China at the Cairo Conference: Seventy Years Later

When Chiang met Churchill and FDR—and why Stalin stayed home.

Next month will mark China’s seventieth anniversary of its first entrance into the era of World War II conferences. Even though there may not be any fanfare or events in China commemorating this, the effects of the Cairo Conference linger to this day. Cairo remains synonymous with other famous conferences enshrined in history by their geographical location: Quebec, Tehran, Casablanca, Yalta, Bretton Woods and Potsdam.

Sextant

Codenamed Sextant, the Cairo Conference was sponsored by the United States. It would be the first conference attended by the leaders of three principal Allied countries with a stake in the Asia-Pacific theater: Roosevelt for the United States, Churchill for the United Kingdom, and Chiang Kai-shek for China. However, Stalin would sit out this conference. Through his extensive network of diplomats, confidants and informants, Chiang would learn from the U.S. ambassador in Moscow, William Harriman, that Stalin would neither attend a conference if Chinese leadership was present nor discuss China during the informal sessions with other participants for fear of a Japanese military reprisal against the USSR. Unfortunately, this would remain the USSR’s stance throughout most of the remaining war conferences until the very end of the war.

Additionally, Stalin had concluded a Non-Aggression Pact on April 13, 1941 with Japan, thereby freeing up Soviet forces to focus strategically on a one-front war. On the same day, the two countries also signed a declaration regarding Manchuria and Mongolia. The main thrust of this declaration guaranteed the territorial integrity and inviolability of Japan’s stake in Manchuria while Japan would “respect the territorial integrity and inviolability” of Mongolia.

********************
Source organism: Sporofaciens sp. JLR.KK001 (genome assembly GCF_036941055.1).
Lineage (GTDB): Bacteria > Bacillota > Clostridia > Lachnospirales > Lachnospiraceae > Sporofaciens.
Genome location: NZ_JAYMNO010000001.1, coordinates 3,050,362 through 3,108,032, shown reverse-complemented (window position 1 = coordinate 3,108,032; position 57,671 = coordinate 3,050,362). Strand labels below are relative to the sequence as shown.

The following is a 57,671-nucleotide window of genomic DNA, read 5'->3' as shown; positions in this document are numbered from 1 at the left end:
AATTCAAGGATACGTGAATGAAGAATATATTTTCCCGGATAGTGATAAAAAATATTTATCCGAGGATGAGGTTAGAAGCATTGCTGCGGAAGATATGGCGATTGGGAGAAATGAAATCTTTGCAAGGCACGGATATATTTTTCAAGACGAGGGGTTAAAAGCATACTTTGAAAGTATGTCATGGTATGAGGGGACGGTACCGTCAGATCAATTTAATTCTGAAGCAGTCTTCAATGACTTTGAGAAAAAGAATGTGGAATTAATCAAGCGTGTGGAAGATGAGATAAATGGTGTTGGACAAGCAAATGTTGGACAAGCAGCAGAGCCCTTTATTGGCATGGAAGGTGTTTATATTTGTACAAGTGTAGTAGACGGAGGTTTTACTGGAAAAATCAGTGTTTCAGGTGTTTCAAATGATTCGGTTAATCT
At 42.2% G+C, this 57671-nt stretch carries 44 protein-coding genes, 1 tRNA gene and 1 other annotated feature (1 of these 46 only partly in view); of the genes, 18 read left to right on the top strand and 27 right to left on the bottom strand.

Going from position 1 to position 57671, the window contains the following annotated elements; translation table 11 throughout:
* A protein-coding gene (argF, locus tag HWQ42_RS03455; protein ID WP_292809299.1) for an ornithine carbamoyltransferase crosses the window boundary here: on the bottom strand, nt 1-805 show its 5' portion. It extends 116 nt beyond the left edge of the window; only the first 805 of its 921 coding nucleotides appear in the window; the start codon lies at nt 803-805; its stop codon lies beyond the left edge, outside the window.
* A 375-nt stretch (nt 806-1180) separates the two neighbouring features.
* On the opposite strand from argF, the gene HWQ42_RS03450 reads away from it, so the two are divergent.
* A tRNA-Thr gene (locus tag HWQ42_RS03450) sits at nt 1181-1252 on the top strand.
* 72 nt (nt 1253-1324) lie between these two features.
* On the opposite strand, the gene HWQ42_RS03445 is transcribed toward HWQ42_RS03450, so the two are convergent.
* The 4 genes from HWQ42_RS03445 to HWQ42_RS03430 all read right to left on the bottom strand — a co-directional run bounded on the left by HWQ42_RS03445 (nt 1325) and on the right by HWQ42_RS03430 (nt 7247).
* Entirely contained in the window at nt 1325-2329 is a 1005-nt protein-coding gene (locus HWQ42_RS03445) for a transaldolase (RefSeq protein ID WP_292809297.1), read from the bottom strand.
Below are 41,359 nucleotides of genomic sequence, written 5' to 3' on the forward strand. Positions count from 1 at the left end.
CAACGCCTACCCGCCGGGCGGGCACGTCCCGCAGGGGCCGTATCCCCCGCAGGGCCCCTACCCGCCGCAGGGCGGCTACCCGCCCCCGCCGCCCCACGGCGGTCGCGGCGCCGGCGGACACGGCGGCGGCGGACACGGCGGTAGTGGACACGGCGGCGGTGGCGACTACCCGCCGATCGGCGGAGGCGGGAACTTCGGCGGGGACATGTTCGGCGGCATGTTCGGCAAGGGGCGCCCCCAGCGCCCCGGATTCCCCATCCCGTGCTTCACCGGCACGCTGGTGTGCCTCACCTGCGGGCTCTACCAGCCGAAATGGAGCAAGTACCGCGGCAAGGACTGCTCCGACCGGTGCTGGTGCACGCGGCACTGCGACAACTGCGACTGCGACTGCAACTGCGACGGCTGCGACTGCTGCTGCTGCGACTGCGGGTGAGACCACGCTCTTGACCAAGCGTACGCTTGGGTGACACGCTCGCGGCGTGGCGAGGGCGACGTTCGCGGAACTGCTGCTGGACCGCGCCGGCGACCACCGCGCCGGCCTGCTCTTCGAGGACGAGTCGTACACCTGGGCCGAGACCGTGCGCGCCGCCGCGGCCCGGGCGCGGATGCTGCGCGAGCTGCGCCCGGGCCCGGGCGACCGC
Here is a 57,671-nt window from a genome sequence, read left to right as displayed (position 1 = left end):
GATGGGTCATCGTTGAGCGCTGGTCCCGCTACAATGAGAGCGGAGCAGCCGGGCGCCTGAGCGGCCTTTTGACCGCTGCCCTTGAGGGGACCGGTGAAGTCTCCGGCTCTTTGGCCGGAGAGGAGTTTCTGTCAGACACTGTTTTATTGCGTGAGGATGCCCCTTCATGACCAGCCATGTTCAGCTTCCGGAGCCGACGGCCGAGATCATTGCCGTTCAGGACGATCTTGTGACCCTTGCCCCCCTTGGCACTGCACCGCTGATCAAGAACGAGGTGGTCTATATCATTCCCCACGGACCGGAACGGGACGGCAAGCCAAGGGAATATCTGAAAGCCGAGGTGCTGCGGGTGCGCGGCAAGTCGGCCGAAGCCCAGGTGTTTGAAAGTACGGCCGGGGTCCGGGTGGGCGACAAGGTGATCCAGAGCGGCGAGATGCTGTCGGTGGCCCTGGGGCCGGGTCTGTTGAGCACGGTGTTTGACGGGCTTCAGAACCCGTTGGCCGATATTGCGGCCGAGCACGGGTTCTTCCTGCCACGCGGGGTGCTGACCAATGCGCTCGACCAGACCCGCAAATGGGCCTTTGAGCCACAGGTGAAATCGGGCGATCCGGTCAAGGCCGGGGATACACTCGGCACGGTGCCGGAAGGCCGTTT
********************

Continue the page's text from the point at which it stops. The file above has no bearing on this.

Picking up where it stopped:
Despite the absence of Stalin, the other participants illuminated three main points via a public radio address in the December 1, 1943 Cairo Communiqué. First, Japanese aggression would be restrained and punished. Second, the seized and occupied territories to include Formosa, Manchuria, and the Pescadores would be returned to China. Finally, the eventual independence of Korea would be pursued.

The Road from Cairo to Yalta

Despite its initial participation at Cairo, China would be shunned from many of the other conferences including the last major war conference: Yalta. The Yalta Conference holds a particularly important place in history because it set in place the post-war realignment. While the Yalta Conference was being concluded in February 1945, Chiang would quickly learn from his sources that he had been squeezed out of postwar concessions by the Big Three(Roosevelt, Churchill, and Stalin) even though China had borne a significant share of Japanese aggression. Specifically, China was coerced by a secret agreement reached at Yalta that ceded Soviet concessions in Manchuria as well as recognition of Mongolian independence. With no international assistance, Chiang was forced to negotiate with Stalin alone a few months later. The Manchurian sphere would harm Chiang in the future. The safety and security of a Manchurian Soviet sphere would provide Mao Zedong and his Chinese Communist Party forces a chance to lick their wounds, train and rearm. It would only be a year or so before Mao and his forces would leave Manchuria to begin their successful takeover of the Chinese mainland.

Cairo’s Aftermath

China’s presence at Cairo was a watershed event. In retrospect, the three main objectives manifested in the Communiqué continue to haunt China and the international community. There still remains bad blood between Japan and its neighbors concerning the war; territorial disputes persist between the ROC and PRC, and the Korean peninsula remains divided. Yet, Cairo offers an excellent opportunity to reflect on Chinese participation, sacrifice and efforts not just in Cairo, but also during the whole World War II effort.

Wilson VornDick is a lieutenant commander in the U.S. Navy, where he is assigned to the Pentagon. Previously, he worked at the Chinese Maritime Studies Institute at the U.S. Naval War College. This piece reflects the author’s opinions, not the official assessments of the U.S. Navy or any other government entity.